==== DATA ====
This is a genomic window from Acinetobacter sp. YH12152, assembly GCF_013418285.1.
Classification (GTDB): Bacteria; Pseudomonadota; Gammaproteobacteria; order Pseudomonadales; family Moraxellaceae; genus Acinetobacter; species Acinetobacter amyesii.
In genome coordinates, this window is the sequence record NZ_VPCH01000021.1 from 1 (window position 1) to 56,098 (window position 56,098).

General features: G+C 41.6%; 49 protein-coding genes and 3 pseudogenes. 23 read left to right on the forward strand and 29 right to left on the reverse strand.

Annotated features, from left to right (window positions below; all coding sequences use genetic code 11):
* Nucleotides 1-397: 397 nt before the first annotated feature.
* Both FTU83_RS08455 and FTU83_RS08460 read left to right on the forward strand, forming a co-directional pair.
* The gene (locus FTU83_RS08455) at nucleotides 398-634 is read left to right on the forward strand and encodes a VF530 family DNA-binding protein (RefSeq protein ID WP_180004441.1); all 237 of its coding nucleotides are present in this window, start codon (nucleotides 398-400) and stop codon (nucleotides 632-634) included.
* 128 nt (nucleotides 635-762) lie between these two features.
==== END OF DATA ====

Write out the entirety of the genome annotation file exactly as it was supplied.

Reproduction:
This is a genomic window from Acinetobacter sp. YH12152, assembly GCF_013418285.1.
Classification (GTDB): Bacteria; Pseudomonadota; Gammaproteobacteria; order Pseudomonadales; family Moraxellaceae; genus Acinetobacter; species Acinetobacter amyesii.
In genome coordinates, this window is the sequence record NZ_VPCH01000021.1 from 1 (window position 1) to 56,098 (window position 56,098).

General features: G+C 41.6%; 49 protein-coding genes and 3 pseudogenes. 23 read left to right on the forward strand and 29 right to left on the reverse strand.

Annotated features, from left to right (window positions below; all coding sequences use genetic code 11):
* Nucleotides 1-397: 397 nt before the first annotated feature.
* Both FTU83_RS08455 and FTU83_RS08460 read left to right on the forward strand, forming a co-directional pair.
* The gene (locus FTU83_RS08455) at nucleotides 398-634 is read left to right on the forward strand and encodes a VF530 family DNA-binding protein (RefSeq protein ID WP_180004441.1); all 237 of its coding nucleotides are present in this window, start codon (nucleotides 398-400) and stop codon (nucleotides 632-634) included.
* 128 nt (nucleotides 635-762) lie between these two features.